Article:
It is important if you fish this time of year to be aware
of hunters. Many fly fisherman are aware that wearing bright
colors can spook fish, especially on small clear mountain
This is the one time of year that you should break those
rules and put on the orange hats. This is even more important if
you have a long hike to the stream through the woods. I
always say if the trout can tell you what color hat you are wearing
you are too close to begin with.
Fishing in the National Forest is where you will encounter
the most hunters. Streams like the Jackson, the Bullpasture, and
North River delayed harvest section are places where you will want
to wear a lot of orange. If you fish on private land then
contact the owner and ask if there is any hunting allowed where you
will be fishing.
If you would like to avoid hunters all together then look
to fish in protected areas like the National Park. If you are
unfamiliar with Virginia's hunting season, check it out on the
VDGIFs website. www.dgif.virginia.gov/hunting/
We need your help!
Our good friend L.E. Rhodes, reported that some scumbag broke
into his truck yesterday and stole a 8 wt. Orvis Zero Gravity fly
rod in its case along with a Simms reel case with a Orvis Mirage
reel and spare spool and a number of Rio leaders. The also a stole
a pair of the Orvis Tri-Spectrum sunglasses and a 5" NRS Barrel
If you see or hear anything that can help put the long arm of
the law on this low-life please let us know and we will pass it
along to L.E.
Mossy Creek's guide Tom Sadler took part in a conference call
for fly fishing bloggers yesterday to learn more about the Orvis /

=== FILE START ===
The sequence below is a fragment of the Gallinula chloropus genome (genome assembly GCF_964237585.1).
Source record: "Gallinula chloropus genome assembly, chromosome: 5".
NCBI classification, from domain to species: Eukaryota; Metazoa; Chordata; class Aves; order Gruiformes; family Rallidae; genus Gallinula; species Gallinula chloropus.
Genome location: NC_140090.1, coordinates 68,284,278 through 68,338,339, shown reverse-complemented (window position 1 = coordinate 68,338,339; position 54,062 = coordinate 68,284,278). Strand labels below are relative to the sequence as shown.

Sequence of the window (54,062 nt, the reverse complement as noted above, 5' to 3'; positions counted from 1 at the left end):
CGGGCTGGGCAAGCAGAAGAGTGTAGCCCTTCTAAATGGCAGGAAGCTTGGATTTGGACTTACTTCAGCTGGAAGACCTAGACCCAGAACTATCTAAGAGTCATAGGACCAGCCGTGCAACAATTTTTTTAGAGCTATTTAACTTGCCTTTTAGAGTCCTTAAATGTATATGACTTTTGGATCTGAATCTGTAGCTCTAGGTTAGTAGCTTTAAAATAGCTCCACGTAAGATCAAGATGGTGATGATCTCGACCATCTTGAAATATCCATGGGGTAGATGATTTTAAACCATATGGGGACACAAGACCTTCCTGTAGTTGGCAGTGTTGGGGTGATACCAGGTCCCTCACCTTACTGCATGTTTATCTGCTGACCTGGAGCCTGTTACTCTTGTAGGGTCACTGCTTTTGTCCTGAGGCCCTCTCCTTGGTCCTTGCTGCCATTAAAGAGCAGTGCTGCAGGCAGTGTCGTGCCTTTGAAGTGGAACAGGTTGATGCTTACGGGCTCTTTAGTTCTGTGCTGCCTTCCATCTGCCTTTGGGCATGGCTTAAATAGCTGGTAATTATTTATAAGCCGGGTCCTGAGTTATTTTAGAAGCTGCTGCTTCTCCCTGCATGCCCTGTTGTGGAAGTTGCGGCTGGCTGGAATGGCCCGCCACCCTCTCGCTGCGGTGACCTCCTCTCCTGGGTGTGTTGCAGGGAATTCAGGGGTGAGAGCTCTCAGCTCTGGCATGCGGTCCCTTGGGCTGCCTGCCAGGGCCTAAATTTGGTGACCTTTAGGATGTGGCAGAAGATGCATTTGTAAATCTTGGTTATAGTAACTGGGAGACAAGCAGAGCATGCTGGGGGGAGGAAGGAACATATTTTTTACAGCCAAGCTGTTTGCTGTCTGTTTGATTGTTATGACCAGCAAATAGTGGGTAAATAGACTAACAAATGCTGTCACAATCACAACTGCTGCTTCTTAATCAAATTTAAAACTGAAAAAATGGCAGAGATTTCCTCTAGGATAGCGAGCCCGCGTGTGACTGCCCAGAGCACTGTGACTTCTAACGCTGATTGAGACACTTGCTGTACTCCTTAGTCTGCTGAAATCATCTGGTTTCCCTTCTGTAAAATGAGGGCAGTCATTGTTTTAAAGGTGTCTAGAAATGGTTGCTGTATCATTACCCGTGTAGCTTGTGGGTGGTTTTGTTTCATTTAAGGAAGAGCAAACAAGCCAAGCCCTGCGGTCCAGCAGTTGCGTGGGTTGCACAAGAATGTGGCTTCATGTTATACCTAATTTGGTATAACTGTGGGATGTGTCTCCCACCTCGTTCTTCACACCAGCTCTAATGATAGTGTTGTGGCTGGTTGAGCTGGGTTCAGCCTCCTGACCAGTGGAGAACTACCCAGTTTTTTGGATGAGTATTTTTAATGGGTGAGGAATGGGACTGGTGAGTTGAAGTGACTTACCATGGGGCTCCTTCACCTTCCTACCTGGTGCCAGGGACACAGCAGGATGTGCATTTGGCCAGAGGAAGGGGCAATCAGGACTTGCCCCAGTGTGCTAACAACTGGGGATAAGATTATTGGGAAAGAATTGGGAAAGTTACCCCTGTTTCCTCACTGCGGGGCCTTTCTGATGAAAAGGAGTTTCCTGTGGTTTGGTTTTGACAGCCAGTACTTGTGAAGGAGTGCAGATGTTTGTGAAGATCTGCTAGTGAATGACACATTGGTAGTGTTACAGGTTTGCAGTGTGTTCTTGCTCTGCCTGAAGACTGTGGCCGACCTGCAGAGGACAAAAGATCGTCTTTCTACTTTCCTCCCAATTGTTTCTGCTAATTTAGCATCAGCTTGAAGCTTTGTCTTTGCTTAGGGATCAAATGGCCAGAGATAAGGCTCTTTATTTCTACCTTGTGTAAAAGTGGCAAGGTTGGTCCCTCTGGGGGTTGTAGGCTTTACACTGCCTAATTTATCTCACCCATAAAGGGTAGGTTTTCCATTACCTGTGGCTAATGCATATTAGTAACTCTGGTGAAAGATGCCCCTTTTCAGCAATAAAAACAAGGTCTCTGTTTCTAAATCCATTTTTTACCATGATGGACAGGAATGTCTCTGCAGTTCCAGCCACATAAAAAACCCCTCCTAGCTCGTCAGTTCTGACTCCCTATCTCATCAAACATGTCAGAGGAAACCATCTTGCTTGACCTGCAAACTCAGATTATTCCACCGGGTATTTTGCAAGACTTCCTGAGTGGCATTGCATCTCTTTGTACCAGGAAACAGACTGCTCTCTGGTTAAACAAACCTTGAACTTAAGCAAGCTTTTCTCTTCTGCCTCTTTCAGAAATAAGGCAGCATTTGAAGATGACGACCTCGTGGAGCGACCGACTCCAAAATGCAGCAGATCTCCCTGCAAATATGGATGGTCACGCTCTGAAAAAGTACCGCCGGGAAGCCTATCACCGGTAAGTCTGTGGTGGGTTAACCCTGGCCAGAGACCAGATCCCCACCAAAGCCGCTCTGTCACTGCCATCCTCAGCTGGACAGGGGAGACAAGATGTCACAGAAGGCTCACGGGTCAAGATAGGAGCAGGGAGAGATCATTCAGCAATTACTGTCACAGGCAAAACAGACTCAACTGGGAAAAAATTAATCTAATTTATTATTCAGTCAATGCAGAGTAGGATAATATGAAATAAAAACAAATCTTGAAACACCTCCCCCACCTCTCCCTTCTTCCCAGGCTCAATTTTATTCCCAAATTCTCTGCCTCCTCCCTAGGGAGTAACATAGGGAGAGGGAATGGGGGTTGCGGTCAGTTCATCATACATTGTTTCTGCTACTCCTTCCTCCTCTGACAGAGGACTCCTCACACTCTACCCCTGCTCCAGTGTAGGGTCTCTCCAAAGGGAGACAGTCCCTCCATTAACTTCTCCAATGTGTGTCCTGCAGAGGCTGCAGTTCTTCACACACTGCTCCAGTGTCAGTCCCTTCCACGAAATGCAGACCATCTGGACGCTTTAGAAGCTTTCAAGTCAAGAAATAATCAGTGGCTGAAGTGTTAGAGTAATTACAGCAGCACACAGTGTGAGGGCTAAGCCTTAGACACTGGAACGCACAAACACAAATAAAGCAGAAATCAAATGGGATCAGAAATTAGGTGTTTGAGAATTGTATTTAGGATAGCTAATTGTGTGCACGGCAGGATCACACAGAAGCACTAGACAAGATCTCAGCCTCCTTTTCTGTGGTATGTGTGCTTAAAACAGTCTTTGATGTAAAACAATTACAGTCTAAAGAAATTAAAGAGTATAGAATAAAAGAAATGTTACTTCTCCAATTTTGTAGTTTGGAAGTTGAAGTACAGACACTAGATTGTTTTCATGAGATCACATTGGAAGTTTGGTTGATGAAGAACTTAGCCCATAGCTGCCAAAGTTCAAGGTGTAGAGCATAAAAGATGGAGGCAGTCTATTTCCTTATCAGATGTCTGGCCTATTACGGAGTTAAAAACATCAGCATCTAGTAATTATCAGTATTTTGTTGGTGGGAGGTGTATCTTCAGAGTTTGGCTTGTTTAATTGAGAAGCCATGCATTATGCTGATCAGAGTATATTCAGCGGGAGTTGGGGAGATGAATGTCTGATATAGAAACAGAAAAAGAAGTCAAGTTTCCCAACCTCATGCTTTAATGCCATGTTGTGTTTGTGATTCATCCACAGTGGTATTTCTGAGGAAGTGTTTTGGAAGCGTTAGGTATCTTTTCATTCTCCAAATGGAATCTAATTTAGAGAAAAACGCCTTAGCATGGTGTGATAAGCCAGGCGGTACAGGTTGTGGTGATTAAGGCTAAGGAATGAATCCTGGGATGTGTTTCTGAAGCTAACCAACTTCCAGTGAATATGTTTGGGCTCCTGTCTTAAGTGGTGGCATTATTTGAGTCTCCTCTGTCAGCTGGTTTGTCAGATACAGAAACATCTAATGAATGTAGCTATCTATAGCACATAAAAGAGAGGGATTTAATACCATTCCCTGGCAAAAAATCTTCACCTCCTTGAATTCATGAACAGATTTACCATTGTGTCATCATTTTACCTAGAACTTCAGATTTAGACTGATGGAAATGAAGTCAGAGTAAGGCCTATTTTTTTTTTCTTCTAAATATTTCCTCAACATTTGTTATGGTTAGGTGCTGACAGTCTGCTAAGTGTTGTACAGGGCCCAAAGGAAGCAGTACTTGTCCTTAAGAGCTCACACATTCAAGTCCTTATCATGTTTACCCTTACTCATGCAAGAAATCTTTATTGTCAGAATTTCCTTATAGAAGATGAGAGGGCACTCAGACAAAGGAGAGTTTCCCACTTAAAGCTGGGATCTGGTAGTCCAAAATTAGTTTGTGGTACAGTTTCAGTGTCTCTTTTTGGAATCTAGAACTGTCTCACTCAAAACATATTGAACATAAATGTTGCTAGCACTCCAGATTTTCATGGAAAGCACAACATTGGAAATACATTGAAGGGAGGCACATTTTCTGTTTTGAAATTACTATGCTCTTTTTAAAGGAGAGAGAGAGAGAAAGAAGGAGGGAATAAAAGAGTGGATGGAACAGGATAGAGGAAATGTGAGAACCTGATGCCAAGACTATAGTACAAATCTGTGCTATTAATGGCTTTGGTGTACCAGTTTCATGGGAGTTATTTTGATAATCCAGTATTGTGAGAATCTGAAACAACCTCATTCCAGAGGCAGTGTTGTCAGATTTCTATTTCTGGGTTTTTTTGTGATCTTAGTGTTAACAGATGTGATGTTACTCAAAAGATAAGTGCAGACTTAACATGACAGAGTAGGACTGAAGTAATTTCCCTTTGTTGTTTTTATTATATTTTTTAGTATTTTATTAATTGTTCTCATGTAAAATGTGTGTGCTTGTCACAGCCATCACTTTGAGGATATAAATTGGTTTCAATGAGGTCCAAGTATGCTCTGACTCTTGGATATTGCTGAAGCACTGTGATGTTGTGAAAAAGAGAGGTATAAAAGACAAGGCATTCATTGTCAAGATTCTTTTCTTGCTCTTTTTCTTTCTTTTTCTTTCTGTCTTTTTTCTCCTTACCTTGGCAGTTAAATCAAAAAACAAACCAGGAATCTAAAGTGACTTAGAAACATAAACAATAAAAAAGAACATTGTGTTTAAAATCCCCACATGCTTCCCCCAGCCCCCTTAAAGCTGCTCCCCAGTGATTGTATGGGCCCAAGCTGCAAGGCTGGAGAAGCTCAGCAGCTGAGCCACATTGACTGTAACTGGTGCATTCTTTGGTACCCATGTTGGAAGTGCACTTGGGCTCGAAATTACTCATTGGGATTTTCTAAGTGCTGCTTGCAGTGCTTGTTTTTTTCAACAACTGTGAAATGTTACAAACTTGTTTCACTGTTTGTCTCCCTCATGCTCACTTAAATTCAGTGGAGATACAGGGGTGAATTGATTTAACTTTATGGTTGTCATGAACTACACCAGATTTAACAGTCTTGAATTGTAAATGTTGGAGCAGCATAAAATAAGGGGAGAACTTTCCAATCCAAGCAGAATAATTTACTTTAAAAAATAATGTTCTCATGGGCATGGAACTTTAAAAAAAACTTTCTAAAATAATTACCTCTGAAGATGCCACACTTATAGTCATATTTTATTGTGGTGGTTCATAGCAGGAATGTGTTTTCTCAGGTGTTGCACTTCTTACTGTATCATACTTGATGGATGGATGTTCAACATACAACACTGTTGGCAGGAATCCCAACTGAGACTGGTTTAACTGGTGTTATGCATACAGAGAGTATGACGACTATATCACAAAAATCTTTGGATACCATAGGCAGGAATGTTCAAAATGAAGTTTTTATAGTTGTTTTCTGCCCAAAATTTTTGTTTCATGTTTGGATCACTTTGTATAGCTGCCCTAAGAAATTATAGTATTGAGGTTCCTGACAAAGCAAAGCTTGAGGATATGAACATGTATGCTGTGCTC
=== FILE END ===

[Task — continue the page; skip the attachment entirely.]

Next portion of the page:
Trout Unlimited 1,000 Miles Campaign. Here is the scoop.
The 1,000 Miles Campaign will help fund culvert removal projects
on trout streams all over the country. The campaign's goals include
improving trout habitat and fishing opportunity with these stream
improvements. Poorly designed culverts and other man-made barriers
block areas of streams that provide spawning and rearing water and
fishing opportunities. Coyner Springs here in the Valley is one of
the initial projects.
Trout Unlimited and Orvis are important partners both at the
shop and in the Valley and we are delighted to learn about this new
initiative to improve cold water habitat. We do a lot of work with
TU and as an Orvis dealer are delighted to see them match
customer's donations for this effort.
Below is the official announcement from Orvis and TU. You can
donate to this great conservation initiative by clicking on
this Orvis/TU 1,000 Miles Campaign link.
Orvis, TU begin project to open 1,000 miles of water over next
MANCHESTER, Vt.-Orvis and Trout Unlimited this week announced
the first two streams that will be improved to allow better passage
for wild and native trout as part of the new Orvis / Trout
Unlimited "1,000 Miles Campaign.
Murphy Brook in Vermont and Tabor Brook in New Hampshire-both
tributaries of the Connecticut River system-will be the first
beneficiaries of funding raised by Orvis and its customers, and TU